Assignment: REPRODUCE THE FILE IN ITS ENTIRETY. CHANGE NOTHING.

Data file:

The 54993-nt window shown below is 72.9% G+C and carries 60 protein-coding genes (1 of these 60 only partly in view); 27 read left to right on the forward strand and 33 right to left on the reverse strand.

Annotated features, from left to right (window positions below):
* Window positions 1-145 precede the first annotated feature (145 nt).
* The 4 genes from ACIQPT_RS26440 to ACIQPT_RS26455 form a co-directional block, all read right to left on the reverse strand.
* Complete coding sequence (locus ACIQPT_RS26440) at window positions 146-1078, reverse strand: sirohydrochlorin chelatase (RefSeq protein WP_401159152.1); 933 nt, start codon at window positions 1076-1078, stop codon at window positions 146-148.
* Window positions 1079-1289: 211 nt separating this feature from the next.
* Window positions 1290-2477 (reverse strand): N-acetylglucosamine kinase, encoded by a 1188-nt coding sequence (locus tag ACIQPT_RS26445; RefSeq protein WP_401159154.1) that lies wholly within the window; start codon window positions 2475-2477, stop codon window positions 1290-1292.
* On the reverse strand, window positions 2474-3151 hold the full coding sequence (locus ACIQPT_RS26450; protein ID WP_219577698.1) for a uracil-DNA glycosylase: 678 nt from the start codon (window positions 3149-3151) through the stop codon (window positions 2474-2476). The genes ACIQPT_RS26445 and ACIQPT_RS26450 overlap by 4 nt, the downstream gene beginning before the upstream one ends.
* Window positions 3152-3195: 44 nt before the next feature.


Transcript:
The 54993-nt window shown below is 72.9% G+C and carries 60 protein-coding genes (1 of these 60 only partly in view); 27 read left to right on the forward strand and 33 right to left on the reverse strand.

Annotated features, from left to right (window positions below):
* Window positions 1-145 precede the first annotated feature (145 nt).
* The 4 genes from ACIQPT_RS26440 to ACIQPT_RS26455 form a co-directional block, all read right to left on the reverse strand.
* Complete coding sequence (locus ACIQPT_RS26440) at window positions 146-1078, reverse strand: sirohydrochlorin chelatase (RefSeq protein WP_401159152.1); 933 nt, start codon at window positions 1076-1078, stop codon at window positions 146-148.
* Window positions 1079-1289: 211 nt separating this feature from the next.
* Window positions 1290-2477 (reverse strand): N-acetylglucosamine kinase, encoded by a 1188-nt coding sequence (locus tag ACIQPT_RS26445; RefSeq protein WP_401159154.1) that lies wholly within the window; start codon window positions 2475-2477, stop codon window positions 1290-1292.
* On the reverse strand, window positions 2474-3151 hold the full coding sequence (locus ACIQPT_RS26450; protein ID WP_219577698.1) for a uracil-DNA glycosylase: 678 nt from the start codon (window positions 3149-3151) through the stop codon (window positions 2474-2476). The genes ACIQPT_RS26445 and ACIQPT_RS26450 overlap by 4 nt, the downstream gene beginning before the upstream one ends.
* Window positions 3152-3195: 44 nt before the next feature.